I think $1.5 – 2.0 Billion would be a reasonable assumption for Richmond station. Then add in another $0.5 Billion for undergrounding Olympic Way.
Note that my early stage estimates of costs on things like Melbourne Metro, High Speed Rail and Doncaster Rail were frequently criticised at the time as too high. In all cases though, subsequent detailed technical studies showed my estimates were too low. That’s no great achievement on my part; early estimates from boosters are always too low.
The second problem is Melburnians wouldn’t get much for the outlay of taxpayers dollars. There’s no particular advantage in creating a precinct for the consumption of sport (or culture) like there is with a producer cluster such as Silicon Valley (see Is the Qld cultural precinct a laurel worth resting on?).
Melbourne’s sports precinct, like the cultural precinct, doesn’t have much production. Concentrations of consumer services work when they’re like shopping centres – lots of competing outlets that give patrons the opportunity to compare prices and quality (‘comparison shopping’); and to buy a range of goods in the one trip (‘complementary shopping’). A visit to the sports precinct is nothing like that.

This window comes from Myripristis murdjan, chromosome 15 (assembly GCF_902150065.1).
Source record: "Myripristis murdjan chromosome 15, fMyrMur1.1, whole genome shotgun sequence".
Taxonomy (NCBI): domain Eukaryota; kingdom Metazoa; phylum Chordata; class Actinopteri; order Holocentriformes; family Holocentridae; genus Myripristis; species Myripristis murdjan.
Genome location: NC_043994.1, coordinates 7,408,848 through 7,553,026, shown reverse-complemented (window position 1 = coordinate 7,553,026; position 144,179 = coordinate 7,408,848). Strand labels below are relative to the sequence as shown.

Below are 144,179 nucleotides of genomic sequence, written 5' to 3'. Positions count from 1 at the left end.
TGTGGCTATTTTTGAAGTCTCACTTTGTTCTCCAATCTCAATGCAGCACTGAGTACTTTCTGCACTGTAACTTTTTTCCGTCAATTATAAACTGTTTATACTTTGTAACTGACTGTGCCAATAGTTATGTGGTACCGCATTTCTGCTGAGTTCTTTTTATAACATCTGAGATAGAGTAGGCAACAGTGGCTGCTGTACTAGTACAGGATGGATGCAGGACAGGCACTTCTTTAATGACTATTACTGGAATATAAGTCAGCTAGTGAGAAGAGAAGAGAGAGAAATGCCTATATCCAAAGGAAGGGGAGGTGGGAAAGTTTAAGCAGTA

Undergrounding Richmond station would provide a shiny new station that would presumably be better than the existing one, but there’s no reason to go to the considerable cost of placing it underground. There are better uses for scarce public dollars.
Etihad stadium is only 15 years old. It’s in the extended CBD and it’s closer to a major rail interchange (Southern Cross) than the site proposed by Mr McGuire. In nine years the AFL will own the stadium and presumably the problems clubs are having with the current management would be a thing of the past.
Nevertheless, if the AFL decides it wants to sell Etihad after it takes possession that’s fine. It would provide an opportunity to improve the less than perfect urban design in that part of Docklands.
If it also decides it wants to build a replacement at its own expense in the sporting precinct and can make a compelling case (and it hasn’t said it does; the current proposal is Mr McGuire’s), another option is to redevelop Punt Rd Oval.
It’s right next door to Richmond Station and would minimise land take. Here’s what Tigers’ legend Kevin Bartlett said this week:
Eddie McGuire can’t be serious, can he? Eddie — take your eyes off the Holden Centre and focus on the corner of Punt Rd and Brunton Ave. There lies the famous Punt Rd Oval. It’s already there Eddie, staring at you. And talks of it being redeveloped as a boutique stadium have been around for years. There may even be some plans floating around. With this much cash available, it’s a no-brainer. We head to Tigerland.
Governments aren’t good at managing private sector proposals; too often they’re suckers. This is a sketchy idea with obvious holes. The Premier should’ve slapped it down with a tolerant sigh and sent Mr McGuire on his way.